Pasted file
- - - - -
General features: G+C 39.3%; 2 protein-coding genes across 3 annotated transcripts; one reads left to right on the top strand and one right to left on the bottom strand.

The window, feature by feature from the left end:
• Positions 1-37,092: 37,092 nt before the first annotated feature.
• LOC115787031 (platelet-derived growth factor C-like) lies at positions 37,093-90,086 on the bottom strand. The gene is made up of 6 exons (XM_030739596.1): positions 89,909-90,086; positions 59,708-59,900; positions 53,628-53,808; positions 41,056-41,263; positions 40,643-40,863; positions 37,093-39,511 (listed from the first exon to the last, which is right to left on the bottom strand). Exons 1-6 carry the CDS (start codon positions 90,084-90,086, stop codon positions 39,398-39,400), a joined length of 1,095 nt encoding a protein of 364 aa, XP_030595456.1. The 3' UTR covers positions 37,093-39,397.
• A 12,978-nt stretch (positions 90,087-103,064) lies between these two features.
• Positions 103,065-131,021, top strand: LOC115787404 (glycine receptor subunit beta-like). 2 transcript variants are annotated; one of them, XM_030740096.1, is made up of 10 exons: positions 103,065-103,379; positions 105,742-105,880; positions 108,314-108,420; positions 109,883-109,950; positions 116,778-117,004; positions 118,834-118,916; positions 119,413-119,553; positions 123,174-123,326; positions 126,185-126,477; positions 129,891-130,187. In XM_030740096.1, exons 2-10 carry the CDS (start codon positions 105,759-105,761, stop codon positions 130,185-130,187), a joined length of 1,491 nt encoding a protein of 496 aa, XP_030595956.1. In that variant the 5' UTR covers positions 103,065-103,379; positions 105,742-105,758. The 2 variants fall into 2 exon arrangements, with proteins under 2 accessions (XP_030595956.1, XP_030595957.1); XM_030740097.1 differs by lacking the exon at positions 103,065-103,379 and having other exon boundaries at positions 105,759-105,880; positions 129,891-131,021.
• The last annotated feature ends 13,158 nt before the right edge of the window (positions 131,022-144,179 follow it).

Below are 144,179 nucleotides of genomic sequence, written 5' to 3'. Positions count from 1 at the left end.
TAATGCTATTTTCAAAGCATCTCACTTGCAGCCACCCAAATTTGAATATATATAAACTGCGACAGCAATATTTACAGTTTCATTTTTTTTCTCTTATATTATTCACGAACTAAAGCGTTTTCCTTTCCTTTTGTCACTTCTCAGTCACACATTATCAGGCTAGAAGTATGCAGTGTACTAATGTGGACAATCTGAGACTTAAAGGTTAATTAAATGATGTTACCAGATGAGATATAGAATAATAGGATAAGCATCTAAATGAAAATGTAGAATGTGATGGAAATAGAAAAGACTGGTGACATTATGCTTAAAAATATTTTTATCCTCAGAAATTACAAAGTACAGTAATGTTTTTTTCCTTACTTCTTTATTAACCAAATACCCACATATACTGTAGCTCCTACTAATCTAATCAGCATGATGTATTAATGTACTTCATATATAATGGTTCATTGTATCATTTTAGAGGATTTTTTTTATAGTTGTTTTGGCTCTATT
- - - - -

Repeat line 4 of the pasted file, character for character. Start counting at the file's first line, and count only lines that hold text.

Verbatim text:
• LOC115787031 (platelet-derived growth factor C-like) lies at positions 37,093-90,086 on the bottom strand. The gene is made up of 6 exons (XM_030739596.1): positions 89,909-90,086; positions 59,708-59,900; positions 53,628-53,808; positions 41,056-41,263; positions 40,643-40,863; positions 37,093-39,511 (listed from the first exon to the last, which is right to left on the bottom strand). Exons 1-6 carry the CDS (start codon positions 90,084-90,086, stop codon positions 39,398-39,400), a joined length of 1,095 nt encoding a protein of 364 aa, XP_030595456.1. The 3' UTR covers positions 37,093-39,397.